I am still struggling over the DBT skills course. I’ve spent so many hours researching different aspects of the therapy, the doctor who came up with the idea, and about borderline personality disorder and autism. And still very little makes much sense. My biggest problem, apart from believing that DBT is controversial as a treatment for BPD and totally inappropriate as a treatment for those with autism, is that my scant research is revealing a mismatch of ‘facts’ in the story of the psychologist.
So on this Sunday I shall brighten my evening with a photograph of a ewe and lamb that I saw in the Lake District a few years ago.
And so to bed … as Samuel Pepys would have written. Except I’ve still got some homework to do. Bother and blast! Or words to that effect.
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My inner psychologist (okay, the younger me that got the psych degree, a wannabe-psychologist) is definitely intrigued! Can’t say I’m all that surprised though with mismatched facts and theories applied inappropriately. Sounds like you’re in need of plenty of light relief at the moment, Maz. Love this photo, so perfect! 😂
How wonderful – that’s a subject I would like to study. When I did my BEd I chose philosophy but was torn. Our eldest granddaughter is seriously considering choosing psychology at GCSE.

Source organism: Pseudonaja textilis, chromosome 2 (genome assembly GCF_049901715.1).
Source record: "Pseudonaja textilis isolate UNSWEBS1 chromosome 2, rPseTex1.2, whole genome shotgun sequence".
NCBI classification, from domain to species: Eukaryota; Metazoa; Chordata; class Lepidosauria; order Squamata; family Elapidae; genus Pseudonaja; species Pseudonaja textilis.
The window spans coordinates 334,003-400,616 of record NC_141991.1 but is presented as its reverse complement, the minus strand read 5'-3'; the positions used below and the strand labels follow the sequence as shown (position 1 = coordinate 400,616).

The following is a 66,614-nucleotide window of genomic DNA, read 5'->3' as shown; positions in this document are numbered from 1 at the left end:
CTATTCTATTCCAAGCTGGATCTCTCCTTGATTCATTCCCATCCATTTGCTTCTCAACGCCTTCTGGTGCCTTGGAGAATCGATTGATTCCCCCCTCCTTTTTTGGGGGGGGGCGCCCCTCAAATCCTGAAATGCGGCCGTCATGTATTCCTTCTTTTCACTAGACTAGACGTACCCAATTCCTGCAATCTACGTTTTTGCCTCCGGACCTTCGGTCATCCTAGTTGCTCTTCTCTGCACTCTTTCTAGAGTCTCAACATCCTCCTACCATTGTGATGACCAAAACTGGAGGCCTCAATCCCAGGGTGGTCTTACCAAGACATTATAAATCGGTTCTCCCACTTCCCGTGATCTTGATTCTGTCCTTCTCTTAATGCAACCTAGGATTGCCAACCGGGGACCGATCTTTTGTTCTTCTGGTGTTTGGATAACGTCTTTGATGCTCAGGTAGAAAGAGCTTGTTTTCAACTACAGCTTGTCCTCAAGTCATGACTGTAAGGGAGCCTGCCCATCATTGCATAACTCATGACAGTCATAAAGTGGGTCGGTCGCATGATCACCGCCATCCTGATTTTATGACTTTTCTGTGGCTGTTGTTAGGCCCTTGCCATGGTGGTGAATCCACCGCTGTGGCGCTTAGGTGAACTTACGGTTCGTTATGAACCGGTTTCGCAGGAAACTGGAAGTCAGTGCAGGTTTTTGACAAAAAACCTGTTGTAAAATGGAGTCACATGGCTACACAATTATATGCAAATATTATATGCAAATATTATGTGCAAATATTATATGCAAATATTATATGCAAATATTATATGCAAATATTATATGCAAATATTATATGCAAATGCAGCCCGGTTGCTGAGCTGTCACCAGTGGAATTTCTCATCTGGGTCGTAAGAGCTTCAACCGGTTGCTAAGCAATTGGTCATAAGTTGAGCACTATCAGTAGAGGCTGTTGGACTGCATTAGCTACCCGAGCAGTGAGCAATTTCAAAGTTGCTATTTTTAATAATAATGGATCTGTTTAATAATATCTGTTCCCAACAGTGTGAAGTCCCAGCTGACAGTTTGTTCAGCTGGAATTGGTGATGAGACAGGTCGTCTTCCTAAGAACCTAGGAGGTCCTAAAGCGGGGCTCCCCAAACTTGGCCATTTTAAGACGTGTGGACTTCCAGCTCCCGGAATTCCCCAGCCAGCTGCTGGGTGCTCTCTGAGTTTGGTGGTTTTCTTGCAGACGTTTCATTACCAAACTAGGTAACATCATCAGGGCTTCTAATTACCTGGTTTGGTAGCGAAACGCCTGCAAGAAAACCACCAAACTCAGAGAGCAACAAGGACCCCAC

Briefly: diagnosed with BPD at 18, and confirmed that I still have ‘complex attachment disorder’ at my autism assessment in 2018 (50 years later! 😱) Had so much CBT +++ over the years. A few years ago I was going to have DBT input until decided that I use the skills already.
Now the ASD group is being given DBT skills using the Marsha Linehan Workbook. When it comes to my headspace I do not take on board anything that I have not verified as much as I possible can. What I would say about DBT and Miss Linehan would probably be considered as libellous! Sticking to facts I have gleaned from her own words, as well as articles she seems to have endorsed: she rejects diagnosis of schizophrenia and she self-diagnosed with BPD; she studied behavioural psychology from start to PhD in 8 years. Based on her own experience of having BPD she developed DBT. Offering reasons for her illness she told an audience in 2011 that she was obese, a heavy smoker, felt unloved, amongst other negative images, drawing tears from them more than once. In her memoire published this January she describes herself as an excellent student, popular with everyone, ‘the girl must likely to succeed’.
‘Facts’ from other sources: she was diagnosed with schizophrenia and not BPD because BPD had not been ‘discovered’ in 1963. The history of psychiatry in USA says otherwise.
I’ve found lots more, mostly conflicting, information. I would hazard a guess that if she does have mental health issues (she’s stated that she has taken no medication since she left hospital in 1963) it is more likely to be along the lines of covert narcissism. Back in the 2000s I worked as an ‘expert by experience’ with a group offering 3-day professional training courses on personality disorders.
Once again, sorry to go on at such length. I guess I’m just so angry that this stuff goes on and may affect people adversely. I’ll just keep going each week and put my two-pennarth in to open up the debate.
Would love your take on matters after what you wrote. Sounds like ‘inappropriate’ is not a new thing in this field.